Endoscopic retrograde cholangiopancreatography (ERCP). ERCP combines upper gastroendoscopy and x-rays to treat problems of your bile and pancreatic ducts. ERCP helps the health care professional locate the affected bile duct and the gallstones. This test is more invasive—or involves more instruments inside your body—than other tests. Doctors use it selectively, usually to remove a gallstone that is stuck in the common bile duct.

Diagnostic Tests for Gallbladder Disease

The gallbladder — a sac located near the liver that serves as a storage space for bile — can be stricken with various problems, such as gallbladder cancer or inflammation (called cholecystitis).

Gallstones are also a common gallbladder problem, and infection can occur if the gallbladder remains blocked by a gallstone or continues to be inflamed.

Gallbladder disease is the term used to describe many of these maladies that can plague the gallbladder. But in many forms of gallbladder disease, a person may have no symptoms — up to 90 percent of people with gallstones, for example, don’t have any symptoms at all. So how can gallbladder disease be diagnosed?

Gallbladder Disease: When Diagnostic Tests Are Needed

Your doctor isn’t going to test you for something that you’re not complaining about, so generally, the only time diagnostic tests for gallbladder problems are done is when a person experiences symptoms. Warning signs of gallbladder problems include:

  • Bouts of severe pain in the right upper abdomen and sometimes the right chest or back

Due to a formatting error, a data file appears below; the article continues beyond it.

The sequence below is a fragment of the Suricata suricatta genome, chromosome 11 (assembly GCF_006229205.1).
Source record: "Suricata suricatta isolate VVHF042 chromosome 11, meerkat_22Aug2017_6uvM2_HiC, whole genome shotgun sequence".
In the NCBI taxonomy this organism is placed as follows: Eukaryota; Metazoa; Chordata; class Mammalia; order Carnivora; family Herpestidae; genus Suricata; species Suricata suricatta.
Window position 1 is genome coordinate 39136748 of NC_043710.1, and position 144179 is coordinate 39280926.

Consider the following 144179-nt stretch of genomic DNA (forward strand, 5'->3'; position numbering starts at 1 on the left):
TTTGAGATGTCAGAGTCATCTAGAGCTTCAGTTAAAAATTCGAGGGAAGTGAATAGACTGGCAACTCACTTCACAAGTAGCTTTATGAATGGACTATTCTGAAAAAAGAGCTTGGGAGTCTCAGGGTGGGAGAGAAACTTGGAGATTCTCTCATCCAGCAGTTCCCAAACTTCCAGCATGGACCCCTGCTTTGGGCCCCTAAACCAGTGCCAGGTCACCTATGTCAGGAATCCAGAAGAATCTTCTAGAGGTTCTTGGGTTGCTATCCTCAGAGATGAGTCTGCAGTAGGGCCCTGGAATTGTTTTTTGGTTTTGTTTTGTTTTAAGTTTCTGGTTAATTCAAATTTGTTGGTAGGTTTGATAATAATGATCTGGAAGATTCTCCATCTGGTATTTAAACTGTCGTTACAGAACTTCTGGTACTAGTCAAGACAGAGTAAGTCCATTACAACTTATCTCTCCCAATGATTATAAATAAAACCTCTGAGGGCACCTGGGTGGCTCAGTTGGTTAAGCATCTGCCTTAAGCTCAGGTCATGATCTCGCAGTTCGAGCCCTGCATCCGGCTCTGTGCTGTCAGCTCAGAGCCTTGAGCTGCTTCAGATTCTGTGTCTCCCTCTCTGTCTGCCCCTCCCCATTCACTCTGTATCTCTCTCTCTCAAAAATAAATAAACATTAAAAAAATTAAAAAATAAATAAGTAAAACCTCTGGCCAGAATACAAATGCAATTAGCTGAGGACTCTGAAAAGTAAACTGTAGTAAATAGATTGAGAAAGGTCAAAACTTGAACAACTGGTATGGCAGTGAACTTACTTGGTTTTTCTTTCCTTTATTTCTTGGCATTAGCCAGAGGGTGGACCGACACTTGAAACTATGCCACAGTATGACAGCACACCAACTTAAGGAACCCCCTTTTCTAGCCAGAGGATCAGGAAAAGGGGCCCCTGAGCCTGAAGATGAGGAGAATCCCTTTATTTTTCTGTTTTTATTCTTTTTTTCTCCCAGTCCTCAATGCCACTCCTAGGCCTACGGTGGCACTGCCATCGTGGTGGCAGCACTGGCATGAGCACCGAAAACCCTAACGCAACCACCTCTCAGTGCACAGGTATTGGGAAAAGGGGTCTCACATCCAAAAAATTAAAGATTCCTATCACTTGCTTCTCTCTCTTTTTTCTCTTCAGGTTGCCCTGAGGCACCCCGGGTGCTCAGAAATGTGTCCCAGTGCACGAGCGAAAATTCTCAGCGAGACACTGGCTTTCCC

• Pain after eating, particularly high-fat foods, or at night
  • Fever, with shaking and chills, especially if occurring with, or after, abdominal pain
  • Nausea and perhaps vomiting
  • Heartburn and indigestion
  • A feeling of fullness in the abdomen, or excess gas

If you don’t have symptoms, that doesn’t mean your gallbladder is perfectly normal. Often, doctors will spot signs of gallbladder problems during diagnostic testing for some other symptom or health condition.

Gallbladder Disease: Eliminating Other Causes

If you have some combination of these symptoms, your doctor probably will start by asking detailed questions about them. He may ask for more details about the pain — what it feels like, when it happens, and where in your belly it hurts. Your doctor will also ask questions to look for other possible causes of abdominal pain, like:

  • Irritable bowel syndrome (IBS)
  • Crohn’s disease or ulcerative colitis
  • Cancer or inflammation of the pancreas
  • Kidney stones or urinary tract infections
  • Pneumonia (when it involves the lower part of the right lung, it can be confused with gallbladder discomfort)
  • Viral hepatitis
  • Appendicitis
  • Gastroesophageal reflux or ulcers in the stomach
  • Diverticulitis or diverticulosis — conditions affecting the lining of the colon

Gallbladder Disease: Diagnostic Imaging Tests

After asking questions about your symptoms, doing a physical exam, and eliminating some causes from the list of possibilities, your doctor probably will perform some imaging tests to look at your gallbladder.

Imaging tests used to diagnose gallbladder problems include: